• Jon from Sunnyvale, CaSuch a tax rate is ridiculuous, no matter what their income is. If you have too high of a tax rate, it eliminates the incenctive to be productive and accumulate wealth. I wonder if the UK would have earned more or less tax revenunue if they didn't set such a high rate for people who earned as much as rock bands. With The Beatles, The Rolling Stones, and The Who as tax exiles, the UK might have lost revenue by taxing them so much.
  • Ken from Louisville, KyIn their early years, George was the Beatle most concerned about money. It was said that he would constantly ask Brian Epstien pointed questions about their finances.
  • Ken from Louisville, KyGeorge's original counter-lyric was "anybody got a bit o'money?". John hated that (it was a trite English phrase at the time about taxes) and suggested the line ""ah-ha, Mr. Wilson...ah-ha, Mr. Heath!" At that time "ah-ha" was the English equivilent of the American "gotcha!". John also contributed the line about "declaring the pennies on your eyes".
  • Steve from Liverpool, EnglandYes, the Beatles were taxed on 19 shillings to the pound in the 60s. The tax rate today is a lot lower than then,I think about 60% for someone of George's earning power, but then there are accountants who can be very "creative" with money. But you can understand George's dismay at seeing only 5% of his earning going untaxed! One of my favourite all time Beatle songs and NO the 1,2,3 and little cough etc makes the song even better!
  • Stefanie Magura from Rock Hill, Scgreat song, and great bass line too1
  • Nessie from Sapporo, JapanCheck this out on the Revolved mash-up.
  • Jack from St. Paul, MnFirst thing, Gary from Seatle, we didn't have those taxes; the Beatles were British, remember? Second of all, the line "1 for you 19 for me" isn't exagerated, in fact its underexagerated. The Beatles had to pay over 19 shillings of every pound (there are 20 shillings in a pound.)
  • Ted from New York, Nyright after the second "one" in the opening count you can hear an actual count to start the song. it's actually very prominent with a decent set of headphones
  • Gary from Seattle, WaThose tax rates were for the uber-rich only. We could use some of that again, I'll tell you what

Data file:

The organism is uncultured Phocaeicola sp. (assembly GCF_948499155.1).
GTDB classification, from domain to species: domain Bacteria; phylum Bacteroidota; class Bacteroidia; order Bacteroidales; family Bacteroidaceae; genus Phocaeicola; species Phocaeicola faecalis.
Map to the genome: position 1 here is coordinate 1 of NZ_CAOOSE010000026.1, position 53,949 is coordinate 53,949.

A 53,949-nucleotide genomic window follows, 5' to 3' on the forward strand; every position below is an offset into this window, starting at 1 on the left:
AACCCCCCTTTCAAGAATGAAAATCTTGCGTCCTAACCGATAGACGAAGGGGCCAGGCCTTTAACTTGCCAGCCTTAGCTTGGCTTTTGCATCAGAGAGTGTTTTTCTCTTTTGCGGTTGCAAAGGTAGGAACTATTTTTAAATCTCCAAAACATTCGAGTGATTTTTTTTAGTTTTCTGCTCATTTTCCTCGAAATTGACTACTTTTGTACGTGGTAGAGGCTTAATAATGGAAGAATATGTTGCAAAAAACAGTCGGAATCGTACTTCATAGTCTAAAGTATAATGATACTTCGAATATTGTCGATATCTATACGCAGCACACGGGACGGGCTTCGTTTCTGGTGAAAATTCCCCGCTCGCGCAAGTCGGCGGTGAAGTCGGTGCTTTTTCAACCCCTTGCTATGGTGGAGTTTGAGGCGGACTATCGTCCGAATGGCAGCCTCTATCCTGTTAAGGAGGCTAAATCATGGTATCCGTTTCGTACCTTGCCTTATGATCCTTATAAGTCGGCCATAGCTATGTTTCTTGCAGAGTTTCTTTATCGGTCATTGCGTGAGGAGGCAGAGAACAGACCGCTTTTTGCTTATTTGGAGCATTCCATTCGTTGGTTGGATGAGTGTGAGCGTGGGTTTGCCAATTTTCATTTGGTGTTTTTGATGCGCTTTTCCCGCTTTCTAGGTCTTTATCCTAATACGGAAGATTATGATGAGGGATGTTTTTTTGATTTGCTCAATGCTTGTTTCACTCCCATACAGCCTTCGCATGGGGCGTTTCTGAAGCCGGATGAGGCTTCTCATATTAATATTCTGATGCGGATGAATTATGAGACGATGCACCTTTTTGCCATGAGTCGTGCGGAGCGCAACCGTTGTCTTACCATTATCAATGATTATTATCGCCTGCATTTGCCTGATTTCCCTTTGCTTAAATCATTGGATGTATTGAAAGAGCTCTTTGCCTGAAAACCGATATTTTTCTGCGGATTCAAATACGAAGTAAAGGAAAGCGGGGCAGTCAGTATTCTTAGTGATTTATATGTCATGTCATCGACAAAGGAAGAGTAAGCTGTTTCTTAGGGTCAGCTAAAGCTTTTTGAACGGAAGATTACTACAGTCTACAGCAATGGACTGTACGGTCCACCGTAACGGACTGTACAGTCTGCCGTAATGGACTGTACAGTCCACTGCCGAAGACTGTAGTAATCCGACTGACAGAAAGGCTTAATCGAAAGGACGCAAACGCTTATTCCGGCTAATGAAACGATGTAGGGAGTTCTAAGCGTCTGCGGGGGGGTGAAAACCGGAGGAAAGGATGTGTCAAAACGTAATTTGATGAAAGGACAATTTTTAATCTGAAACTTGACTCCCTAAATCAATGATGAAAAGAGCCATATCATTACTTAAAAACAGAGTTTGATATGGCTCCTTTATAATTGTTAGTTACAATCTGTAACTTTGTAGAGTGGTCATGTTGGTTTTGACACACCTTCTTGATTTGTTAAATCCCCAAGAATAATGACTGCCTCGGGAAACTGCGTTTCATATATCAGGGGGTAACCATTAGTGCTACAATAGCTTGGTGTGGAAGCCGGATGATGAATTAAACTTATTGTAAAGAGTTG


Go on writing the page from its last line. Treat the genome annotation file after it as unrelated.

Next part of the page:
• Badge from Dublin, IrelandI don't really see what George was complaining about. This "overwhelming" tax-rate only applied to the extremely wealthy who could easily afford to do without this excess money. At the same time there were thousands of families throughout Britain and Ireland who were seriously struggling to put food on the table with the incomes they received.
  • Alan from City, MiOh, and the album debuted about 6 months after the Batman TV show.
  • Alan from City, MiGeorge wrote Don't Bother Me and then didn't get anything on an album for awhile. Usually two, only one track on Sgt. Pepper. However, he did have FOUR on Yellow Submarine. And Cry For A Shadow was indeed credited to Lennon/Harrison.
  • Martin Bonica from Sterling, VaDude, did you hear about the draconian taking in England at the time? "One for you, ninteen for me" and "If five percent appears to small, be grateful..." were real rates. It was that bad; this isn't anti-liberal, this is anti-the-draconian-taxmen.
  • Jason from Mesa, AzRandy, watch the Anthology disc 3, episode 5. George clearly states that he liked Pauls solo on that because he played it in sort of an Indian style reffering to the sound of it. Anyway great song don't ya think? The bassline also kicks ass!
  • Scott Baldwin from Edmonton, CanadaOh,yeh,i'm the TAXMAN!I just bought "revolver" today and it's so much better than I expected.I just need to get White album,magical Mystery tour and ther albums '62-'65 and that's it!all ther cd's!awesome...
  • Don from Rapid City, SdDear Randy from Beaumont: Mr. Lewison's book quite clearly states that Paul played lead guitar on this track. OH, and to John from London: "Cry For A Shadow", an instrumental from the Tony Sheridan sessions, is credited to Lennon/Harrison.
  • Eva from Dallas, TxWhen Harrison wrote this song, the tax was (well, obviously) in Britain was overwhelming; 95% of your income went to taxes! That's why they sing, "There's one for you, nineteen for me.. if five percent should appear too small, be thankful I don't take it all.." etc. At the same time, the tax in America was huge as well. I'm not positive, but I think it was around 70% of your income was sent to taxes??
  • Randy from Beaumont, TxMcCartney played lead??? Hmmmmmmm. Listen to the count-in at the very beginning. the count-in that you can hear very well is NOT the song count-in, but you can hear the real one quickly underneath the fake one. McCartney played lead???? Hmmmmmmmm. Forgive me if I go to the Marc Lewison Abbey Road Sessions book to verify that one. However, John, I do envy your being as close to Abbey Studios as you are. That would be my first stop from the airport.
  • Conrad from Los Angeles, CaI always thought one of those songs copied the other, I thought Batman copied them...

    Funny
  • Billy from Tulsa, OkAccording to George Martin, this song was inspired by the theme from the 1960's TV Show "Batman."

    billy@billywilliamsradio.com
  • John from London, EnglandPaul played lead guitar. John contributed to the lyrics but declined a credit. This would have been the only Lennon/Harrison Beatles composition. All the Beatles got a shared credit on the instrumental Flying.